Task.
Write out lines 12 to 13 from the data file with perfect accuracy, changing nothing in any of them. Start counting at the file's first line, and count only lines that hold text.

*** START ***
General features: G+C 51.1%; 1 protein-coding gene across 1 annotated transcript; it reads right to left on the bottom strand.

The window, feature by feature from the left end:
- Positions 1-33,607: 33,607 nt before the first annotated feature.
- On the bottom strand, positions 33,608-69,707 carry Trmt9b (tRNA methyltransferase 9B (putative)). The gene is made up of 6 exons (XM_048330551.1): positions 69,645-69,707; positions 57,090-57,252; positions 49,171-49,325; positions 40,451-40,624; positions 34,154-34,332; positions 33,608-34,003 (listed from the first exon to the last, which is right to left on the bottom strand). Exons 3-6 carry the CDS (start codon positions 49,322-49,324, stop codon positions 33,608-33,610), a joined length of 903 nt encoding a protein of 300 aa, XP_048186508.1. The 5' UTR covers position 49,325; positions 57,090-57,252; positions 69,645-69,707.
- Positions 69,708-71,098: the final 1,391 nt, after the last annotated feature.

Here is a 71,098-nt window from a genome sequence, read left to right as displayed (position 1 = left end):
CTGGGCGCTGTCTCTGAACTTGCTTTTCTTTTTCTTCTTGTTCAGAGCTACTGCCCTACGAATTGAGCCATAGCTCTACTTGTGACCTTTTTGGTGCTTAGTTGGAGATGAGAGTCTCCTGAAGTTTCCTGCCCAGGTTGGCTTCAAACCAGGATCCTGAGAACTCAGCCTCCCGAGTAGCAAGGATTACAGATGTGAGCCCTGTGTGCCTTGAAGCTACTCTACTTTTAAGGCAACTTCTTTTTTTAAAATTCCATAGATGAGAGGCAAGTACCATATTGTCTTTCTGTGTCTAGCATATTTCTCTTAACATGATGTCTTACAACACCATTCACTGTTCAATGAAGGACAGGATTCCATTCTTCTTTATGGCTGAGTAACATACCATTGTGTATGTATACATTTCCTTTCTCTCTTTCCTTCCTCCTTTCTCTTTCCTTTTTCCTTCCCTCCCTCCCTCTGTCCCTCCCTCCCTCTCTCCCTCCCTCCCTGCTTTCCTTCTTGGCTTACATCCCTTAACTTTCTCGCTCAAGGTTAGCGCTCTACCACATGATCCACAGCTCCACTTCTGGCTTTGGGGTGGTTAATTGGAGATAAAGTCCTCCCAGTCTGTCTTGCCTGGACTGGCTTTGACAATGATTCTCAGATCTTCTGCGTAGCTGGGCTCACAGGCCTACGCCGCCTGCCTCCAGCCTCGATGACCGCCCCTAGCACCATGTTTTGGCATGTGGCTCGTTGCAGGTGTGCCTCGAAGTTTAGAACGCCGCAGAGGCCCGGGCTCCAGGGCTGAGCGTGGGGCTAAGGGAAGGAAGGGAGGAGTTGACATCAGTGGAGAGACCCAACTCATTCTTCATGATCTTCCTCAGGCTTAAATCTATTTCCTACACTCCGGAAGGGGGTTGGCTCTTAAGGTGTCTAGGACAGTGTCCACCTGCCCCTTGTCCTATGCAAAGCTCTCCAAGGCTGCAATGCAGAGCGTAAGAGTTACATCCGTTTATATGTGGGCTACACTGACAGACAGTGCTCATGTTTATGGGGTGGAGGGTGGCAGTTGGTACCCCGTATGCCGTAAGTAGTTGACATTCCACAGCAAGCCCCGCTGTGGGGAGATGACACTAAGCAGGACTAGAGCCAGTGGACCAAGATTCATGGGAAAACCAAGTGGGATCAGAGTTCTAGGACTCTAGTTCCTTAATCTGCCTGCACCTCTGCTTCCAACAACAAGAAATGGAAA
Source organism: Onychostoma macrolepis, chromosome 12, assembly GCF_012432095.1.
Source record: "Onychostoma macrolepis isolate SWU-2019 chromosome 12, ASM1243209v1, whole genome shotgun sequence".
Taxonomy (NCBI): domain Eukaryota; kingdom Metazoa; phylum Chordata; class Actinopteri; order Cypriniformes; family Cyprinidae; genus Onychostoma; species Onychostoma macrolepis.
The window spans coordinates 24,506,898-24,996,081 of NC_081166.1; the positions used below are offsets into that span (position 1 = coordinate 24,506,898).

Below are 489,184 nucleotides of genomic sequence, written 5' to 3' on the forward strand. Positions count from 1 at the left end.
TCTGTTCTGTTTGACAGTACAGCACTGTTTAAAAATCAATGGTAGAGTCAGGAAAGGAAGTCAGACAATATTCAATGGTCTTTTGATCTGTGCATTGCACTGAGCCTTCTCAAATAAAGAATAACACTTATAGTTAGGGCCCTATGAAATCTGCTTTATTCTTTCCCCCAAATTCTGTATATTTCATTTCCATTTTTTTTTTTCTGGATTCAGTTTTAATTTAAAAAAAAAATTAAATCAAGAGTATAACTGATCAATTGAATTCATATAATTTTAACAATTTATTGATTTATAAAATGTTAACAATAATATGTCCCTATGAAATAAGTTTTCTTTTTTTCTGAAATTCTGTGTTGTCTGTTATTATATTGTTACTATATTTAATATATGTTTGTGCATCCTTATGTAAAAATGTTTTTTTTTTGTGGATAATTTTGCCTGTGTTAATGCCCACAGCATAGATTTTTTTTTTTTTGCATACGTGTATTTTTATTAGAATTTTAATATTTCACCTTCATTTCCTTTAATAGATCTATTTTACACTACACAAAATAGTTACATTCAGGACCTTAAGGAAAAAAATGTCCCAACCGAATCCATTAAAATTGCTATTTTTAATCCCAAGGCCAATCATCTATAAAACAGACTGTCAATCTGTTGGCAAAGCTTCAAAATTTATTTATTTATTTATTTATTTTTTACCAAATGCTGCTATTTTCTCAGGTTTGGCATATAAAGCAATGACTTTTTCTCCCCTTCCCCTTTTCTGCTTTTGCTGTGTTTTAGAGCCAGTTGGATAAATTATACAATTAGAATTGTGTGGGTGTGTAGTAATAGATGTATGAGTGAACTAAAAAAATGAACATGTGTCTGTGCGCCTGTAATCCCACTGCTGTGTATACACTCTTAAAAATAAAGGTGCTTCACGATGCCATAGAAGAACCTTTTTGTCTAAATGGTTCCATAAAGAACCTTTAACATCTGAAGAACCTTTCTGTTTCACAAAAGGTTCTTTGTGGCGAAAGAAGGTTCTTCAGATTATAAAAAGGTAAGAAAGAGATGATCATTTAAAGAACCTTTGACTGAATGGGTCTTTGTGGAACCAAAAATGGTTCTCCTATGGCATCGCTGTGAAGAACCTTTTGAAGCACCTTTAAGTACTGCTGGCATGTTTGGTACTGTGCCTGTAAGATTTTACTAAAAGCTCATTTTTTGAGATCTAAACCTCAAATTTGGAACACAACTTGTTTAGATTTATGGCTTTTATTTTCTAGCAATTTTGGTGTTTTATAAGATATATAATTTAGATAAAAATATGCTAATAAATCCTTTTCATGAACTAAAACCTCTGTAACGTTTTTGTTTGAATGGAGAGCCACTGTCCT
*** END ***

Below are 489,184 nucleotides of genomic sequence, written 5' to 3' on the forward strand. Positions count from 1 at the left end.
TCTGTTCTGTTTGACAGTACAGCACTGTTTAAAAATCAATGGTAGAGTCAGGAAAGGAAGTCAGACAATATTCAATGGTCTTTTGATCTGTGCATTGCACTGAGCCTTCTCAAATAAAGAATAACACTTATAGTTAGGGCCCTATGAAATCTGCTTTATTCTTTCCCCCAAATTCTGTATATTTCATTTCCATTTTTTTTTTTCTGGATTCAGTTTTAATTTAAAAAAAAAATTAAATCAAGAGTATAACTGATCAATTGAATTCATATAATTTTAACAATTTATTGATTTATAAAATGTTAACAATAATATGTCCCTATGAAATAAGTTTTCTTTTTTTCTGAAATTCTGTGTTGTCTGTTATTATATTGTTACTATATTTAATATATGTTTGTGCATCCTTATGTAAAAATGTTTTTTTTTTGTGGATAATTTTGCCTGTGTTAATGCCCACAGCATAGATTTTTTTTTTTTTGCATACGTGTATTTTTATTAGAATTTTAATATTTCACCTTCATTTCCTTTAATAGATCTATTTTACACTACACAAAATAGTTACATTCAGGACCTTAAGGAAAAAAATGTCCCAACCGAATCCATTAAAATTGCTATTTTTAATCCCAAGGCCAATCATCTATAAAACAGACTGTCAATCTGTTGGCAAAGCTTCAAAATTTATTTATTTATTTATTTATTTTTTACCAAATGCTGCTATTTTCTCAGGTTTGGCATATAAAGCAATGACTTTTTCTCCCCTTCCCCTTTTCTGCTTTTGCTGTGTTTTAGAGCCAGTTGGATAAATTATACAATTAGAATTGTGTGGGTGTGTAGTAATAGATGTATGAGTGAACTAAAAAAATGAACATGTGTCTGTGCGCCTGTAATCCCACTGCTGTGTATACACTCTTAAAAATAAAGGTGCTTCACGATGCCATAGAAGAACCTTTTTGTCTAAATGGTTCCATAAAGAACCTTTAACATCTGAAGAACCTTTCTGTTTCACAAAAGGTTCTTTGTGGCGAAAGAAGGTTCTTCAGATTATAAAAAGGTAAGAAAGAGATGATCATTTAAAGAACCTTTGACTGAATGGGTCTTTGTGGAACCAAAAATGGTTCTCCTATGGCATCGCTGTGAAGAACCTTTTGAAGCACCTTTAAGTACTGCTGGCATGTTTGGTACTGTGCCTGTAAGATTTTACTAAAAGCTCATTTTTTGAGATCTAAACCTCAAATTTGGAACACAACTTGTTTAGATTTATGGCTTTTATTTTCTAGCAATTTTGGTGTTTTATAAGATATATAATTTAGATAAAAATATGCTAATAAATCCTTTTCATGAACTAAAACCTCTGTAACGTTTTTGTTTGAATGGAGAGCCACTGTCCT